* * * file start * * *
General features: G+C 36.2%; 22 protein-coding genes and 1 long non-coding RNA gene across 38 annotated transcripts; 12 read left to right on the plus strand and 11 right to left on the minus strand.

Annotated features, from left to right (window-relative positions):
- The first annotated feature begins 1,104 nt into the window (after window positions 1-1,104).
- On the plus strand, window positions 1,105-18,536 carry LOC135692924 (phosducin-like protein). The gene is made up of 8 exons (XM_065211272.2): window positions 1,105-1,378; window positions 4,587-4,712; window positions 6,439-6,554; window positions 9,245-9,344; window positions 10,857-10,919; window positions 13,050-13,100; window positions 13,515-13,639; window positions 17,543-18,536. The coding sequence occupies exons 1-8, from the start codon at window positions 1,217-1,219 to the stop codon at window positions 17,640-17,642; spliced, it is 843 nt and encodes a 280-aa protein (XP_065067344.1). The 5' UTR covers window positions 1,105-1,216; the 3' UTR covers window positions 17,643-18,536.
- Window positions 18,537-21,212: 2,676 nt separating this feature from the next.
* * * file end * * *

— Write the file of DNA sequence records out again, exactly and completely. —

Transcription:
General features: G+C 36.2%; 22 protein-coding genes and 1 long non-coding RNA gene across 38 annotated transcripts; 12 read left to right on the plus strand and 11 right to left on the minus strand.

Annotated features, from left to right (window-relative positions):
- The first annotated feature begins 1,104 nt into the window (after window positions 1-1,104).
- On the plus strand, window positions 1,105-18,536 carry LOC135692924 (phosducin-like protein). The gene is made up of 8 exons (XM_065211272.2): window positions 1,105-1,378; window positions 4,587-4,712; window positions 6,439-6,554; window positions 9,245-9,344; window positions 10,857-10,919; window positions 13,050-13,100; window positions 13,515-13,639; window positions 17,543-18,536. The coding sequence occupies exons 1-8, from the start codon at window positions 1,217-1,219 to the stop codon at window positions 17,640-17,642; spliced, it is 843 nt and encodes a 280-aa protein (XP_065067344.1). The 5' UTR covers window positions 1,105-1,216; the 3' UTR covers window positions 17,643-18,536.
- Window positions 18,537-21,212: 2,676 nt separating this feature from the next.